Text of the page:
While being recorded, Meyer allegedly told the woman she could start with $200, but did not want her kids involved. She told the person the location of her ex-husband’s bedroom and asked that the murder be committed on Sunday with a gun outfitted with a silencer used as the weapon.
Meyer also agreed to provide a description of her ex-husband and asked for a phone call confirming her ex-husband’s death.
After the recorded phone call, officers were ordered to arrest Meyer at her place of employment and her cell phone was seized.
At the Morrison County Jail, Meyer declined to give a formal statement, but allegedly told the officer if her ex-husband “allows me to see my frickin’ children, none of this woulda happened.” Meyer’s children are both adults.
Bail was set April 13, at $200,000 bond/$20,000 cash with no conditions or $100,000/$10,000 cash with conditions. Meyer remains in the Morrison County Jail.
No court dates have been set for Meyer as she is undergoing a Rule 20 evaluation, to determine whether she is competent to proceed.
8) Four charged after Little Falls woman dies of heroin overdose
It took more than six months after the Feb. 28 death of Little Falls resident Miranda Gosiak to charge four people in her death, caused by a heroin overdose.
In October, Keon Malone Mangun, 29, Minneapolis, was charged with three counts of third degree murder in the 19-year-old Gosiak’s death.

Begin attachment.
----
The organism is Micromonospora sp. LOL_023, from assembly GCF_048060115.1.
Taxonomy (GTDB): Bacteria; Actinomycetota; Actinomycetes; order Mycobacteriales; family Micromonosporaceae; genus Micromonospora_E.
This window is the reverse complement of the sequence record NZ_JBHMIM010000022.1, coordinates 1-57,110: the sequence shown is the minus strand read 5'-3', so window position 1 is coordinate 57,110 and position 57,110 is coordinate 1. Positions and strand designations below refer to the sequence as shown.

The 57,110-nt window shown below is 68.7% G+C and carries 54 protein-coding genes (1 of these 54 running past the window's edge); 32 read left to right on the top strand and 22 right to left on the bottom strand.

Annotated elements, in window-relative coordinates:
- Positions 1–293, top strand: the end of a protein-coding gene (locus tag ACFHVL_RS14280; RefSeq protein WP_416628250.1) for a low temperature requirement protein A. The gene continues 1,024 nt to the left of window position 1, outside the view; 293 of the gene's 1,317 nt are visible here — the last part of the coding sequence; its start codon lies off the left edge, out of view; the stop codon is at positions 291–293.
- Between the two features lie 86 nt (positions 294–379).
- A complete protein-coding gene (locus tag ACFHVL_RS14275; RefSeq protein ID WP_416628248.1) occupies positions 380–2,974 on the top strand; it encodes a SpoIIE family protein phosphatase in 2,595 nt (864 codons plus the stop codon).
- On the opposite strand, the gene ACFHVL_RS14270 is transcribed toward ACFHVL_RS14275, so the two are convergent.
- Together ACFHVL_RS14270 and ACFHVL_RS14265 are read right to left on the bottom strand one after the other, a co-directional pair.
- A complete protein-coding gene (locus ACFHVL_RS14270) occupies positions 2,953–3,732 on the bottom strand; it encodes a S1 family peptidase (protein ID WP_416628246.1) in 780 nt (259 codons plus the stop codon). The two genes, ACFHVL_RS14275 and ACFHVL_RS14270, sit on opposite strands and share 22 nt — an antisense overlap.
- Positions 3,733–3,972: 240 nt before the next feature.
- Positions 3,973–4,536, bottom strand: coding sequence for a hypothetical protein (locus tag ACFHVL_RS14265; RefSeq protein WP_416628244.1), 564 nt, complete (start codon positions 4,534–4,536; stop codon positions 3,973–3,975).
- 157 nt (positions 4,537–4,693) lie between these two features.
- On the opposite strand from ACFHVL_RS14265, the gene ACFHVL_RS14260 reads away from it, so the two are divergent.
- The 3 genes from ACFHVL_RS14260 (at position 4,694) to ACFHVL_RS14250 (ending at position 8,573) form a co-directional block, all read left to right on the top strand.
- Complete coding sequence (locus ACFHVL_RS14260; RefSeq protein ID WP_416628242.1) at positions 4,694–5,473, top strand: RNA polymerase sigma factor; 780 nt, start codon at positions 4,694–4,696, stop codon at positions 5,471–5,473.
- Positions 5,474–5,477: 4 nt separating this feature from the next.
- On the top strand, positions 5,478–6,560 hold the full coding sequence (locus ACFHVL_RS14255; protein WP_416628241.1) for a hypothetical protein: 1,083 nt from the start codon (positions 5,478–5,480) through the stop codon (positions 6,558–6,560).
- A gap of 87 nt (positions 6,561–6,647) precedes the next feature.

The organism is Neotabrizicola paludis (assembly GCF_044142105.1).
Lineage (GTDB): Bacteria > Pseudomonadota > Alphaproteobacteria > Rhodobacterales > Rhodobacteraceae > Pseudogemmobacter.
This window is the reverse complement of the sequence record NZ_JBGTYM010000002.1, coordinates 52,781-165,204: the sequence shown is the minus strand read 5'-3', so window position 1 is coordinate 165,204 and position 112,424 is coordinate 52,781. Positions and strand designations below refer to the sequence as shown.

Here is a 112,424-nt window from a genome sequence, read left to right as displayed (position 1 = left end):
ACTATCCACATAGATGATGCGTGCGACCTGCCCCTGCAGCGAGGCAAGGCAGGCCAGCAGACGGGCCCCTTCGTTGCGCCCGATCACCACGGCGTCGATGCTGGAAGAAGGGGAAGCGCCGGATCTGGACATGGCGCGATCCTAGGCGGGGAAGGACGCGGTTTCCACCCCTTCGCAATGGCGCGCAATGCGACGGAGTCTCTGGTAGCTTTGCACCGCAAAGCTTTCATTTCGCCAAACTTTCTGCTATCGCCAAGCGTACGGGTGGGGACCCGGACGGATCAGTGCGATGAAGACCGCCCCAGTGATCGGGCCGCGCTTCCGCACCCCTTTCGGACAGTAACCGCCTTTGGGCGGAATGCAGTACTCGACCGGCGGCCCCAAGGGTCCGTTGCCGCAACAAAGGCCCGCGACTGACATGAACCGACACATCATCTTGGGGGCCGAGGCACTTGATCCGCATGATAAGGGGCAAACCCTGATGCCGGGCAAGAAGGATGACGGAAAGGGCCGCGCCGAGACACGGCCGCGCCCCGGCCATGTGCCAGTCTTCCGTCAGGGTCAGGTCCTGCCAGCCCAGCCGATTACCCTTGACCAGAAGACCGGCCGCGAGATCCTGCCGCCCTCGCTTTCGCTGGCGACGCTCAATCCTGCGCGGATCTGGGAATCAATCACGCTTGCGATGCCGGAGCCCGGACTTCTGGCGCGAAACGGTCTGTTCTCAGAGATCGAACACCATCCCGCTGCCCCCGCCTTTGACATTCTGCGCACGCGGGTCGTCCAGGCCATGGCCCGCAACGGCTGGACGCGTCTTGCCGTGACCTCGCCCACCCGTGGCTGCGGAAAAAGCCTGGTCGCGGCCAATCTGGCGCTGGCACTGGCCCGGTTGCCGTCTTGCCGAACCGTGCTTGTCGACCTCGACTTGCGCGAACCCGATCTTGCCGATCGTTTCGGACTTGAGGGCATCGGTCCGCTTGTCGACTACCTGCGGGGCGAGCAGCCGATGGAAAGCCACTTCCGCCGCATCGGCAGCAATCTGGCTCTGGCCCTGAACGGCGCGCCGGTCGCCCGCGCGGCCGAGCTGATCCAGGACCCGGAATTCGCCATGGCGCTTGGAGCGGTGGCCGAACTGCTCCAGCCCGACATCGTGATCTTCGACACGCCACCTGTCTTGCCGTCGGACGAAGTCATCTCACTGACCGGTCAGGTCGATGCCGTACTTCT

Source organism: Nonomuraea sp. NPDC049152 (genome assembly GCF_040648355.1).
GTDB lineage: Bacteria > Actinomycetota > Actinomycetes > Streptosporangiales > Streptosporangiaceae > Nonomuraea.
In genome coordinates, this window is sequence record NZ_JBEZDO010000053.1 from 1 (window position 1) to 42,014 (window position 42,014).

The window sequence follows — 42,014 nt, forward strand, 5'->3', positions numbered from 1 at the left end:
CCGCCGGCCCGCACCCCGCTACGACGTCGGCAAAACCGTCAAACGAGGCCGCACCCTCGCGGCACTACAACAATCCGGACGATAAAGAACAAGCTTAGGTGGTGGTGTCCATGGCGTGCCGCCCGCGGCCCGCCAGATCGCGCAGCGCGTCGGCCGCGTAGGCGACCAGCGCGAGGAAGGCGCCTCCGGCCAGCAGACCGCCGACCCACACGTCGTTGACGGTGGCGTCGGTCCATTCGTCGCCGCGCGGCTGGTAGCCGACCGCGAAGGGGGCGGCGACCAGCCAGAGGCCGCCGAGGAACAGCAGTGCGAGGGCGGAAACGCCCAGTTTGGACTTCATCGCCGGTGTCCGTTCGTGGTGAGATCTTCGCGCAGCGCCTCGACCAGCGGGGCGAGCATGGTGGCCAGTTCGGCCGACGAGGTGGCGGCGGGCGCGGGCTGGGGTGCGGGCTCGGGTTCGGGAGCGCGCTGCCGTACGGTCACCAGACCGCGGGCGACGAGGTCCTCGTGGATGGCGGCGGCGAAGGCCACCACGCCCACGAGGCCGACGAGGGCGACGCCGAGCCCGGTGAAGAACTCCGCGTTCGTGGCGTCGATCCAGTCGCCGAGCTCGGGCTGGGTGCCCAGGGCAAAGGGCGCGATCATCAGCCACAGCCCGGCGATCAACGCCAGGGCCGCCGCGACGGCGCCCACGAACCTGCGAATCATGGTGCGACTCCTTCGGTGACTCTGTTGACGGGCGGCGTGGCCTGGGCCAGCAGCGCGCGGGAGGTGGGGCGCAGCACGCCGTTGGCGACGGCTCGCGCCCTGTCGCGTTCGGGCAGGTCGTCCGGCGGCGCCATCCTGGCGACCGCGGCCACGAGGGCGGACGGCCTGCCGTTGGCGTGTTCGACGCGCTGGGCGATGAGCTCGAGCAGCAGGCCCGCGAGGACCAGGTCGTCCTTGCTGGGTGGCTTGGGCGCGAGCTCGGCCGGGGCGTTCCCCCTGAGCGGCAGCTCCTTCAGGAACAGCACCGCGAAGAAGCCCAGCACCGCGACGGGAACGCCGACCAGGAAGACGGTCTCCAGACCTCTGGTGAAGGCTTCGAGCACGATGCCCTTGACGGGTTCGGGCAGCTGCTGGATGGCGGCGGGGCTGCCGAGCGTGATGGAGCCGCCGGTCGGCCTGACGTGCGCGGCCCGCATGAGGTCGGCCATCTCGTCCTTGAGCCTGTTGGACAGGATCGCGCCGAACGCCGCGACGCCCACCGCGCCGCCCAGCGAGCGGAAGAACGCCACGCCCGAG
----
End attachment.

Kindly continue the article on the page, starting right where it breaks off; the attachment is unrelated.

Three others were also charged in Gosiak’s death.
Little Falls men Brandon Clarence Bedford, 25, and Christian Carl Dahn, 31, were charged with third degree sale of a controlled substance, third degree possession of a controlled substance, third degree sale of a controlled substance with liability for the crimes of another person and third degree conspiracy to sell a controlled substance.
A fourth person, Tanya Irene Ashby, 37, Little Falls, was charged with aiding and abetting third degree murder and third degree possession of a controlled substance and with one gross misdemeanor count of owning or operating a disorderly house.
When Little Falls Police officers were dispatched to investigate a report of a non-responsive female, later identified as Gosiak, paramedics were unable to revive her and she was pronounced dead at the scene.
An autopsy later confirmed that Gosiak died of heroin toxicity.
The criminal complaint said Ashby, Bedford and Dahn visited the Twin Cities and pooled their money to purchase heroin from Mangun, Feb. 27.
Dahn allegedly purchased the heroin and gave a little to everyone.
Upon their return to Little Falls, Gosiak visited Ashby’s home where Bedford rents the upstairs. Ashby lived downstairs with Dahn, her boyfriend. Ashby allegedly told investigators she couldn’t watch Gosiak do heroin since Gosiak had just returned from drug treatment.
Ashby said she saw Gosiak the next morning, then again after she returned from doing errands but later said Bedford came downstairs and said he should not have given Gosiak that last line and sold Ashby his remaining heroin for $20.
Bedford returned upstairs and allegedly began yelling for help, saying something was wrong with Gosiak. They called 911 and said they began performing CPR until officers arrived.
In November, Judge Conrad Freeberg set bail at $750,000 unconditional bond or cash, $400,000 conditional bond or $40,000 cash for Mangun. His next court appearance is set for Feb. 13, at 2 p.m.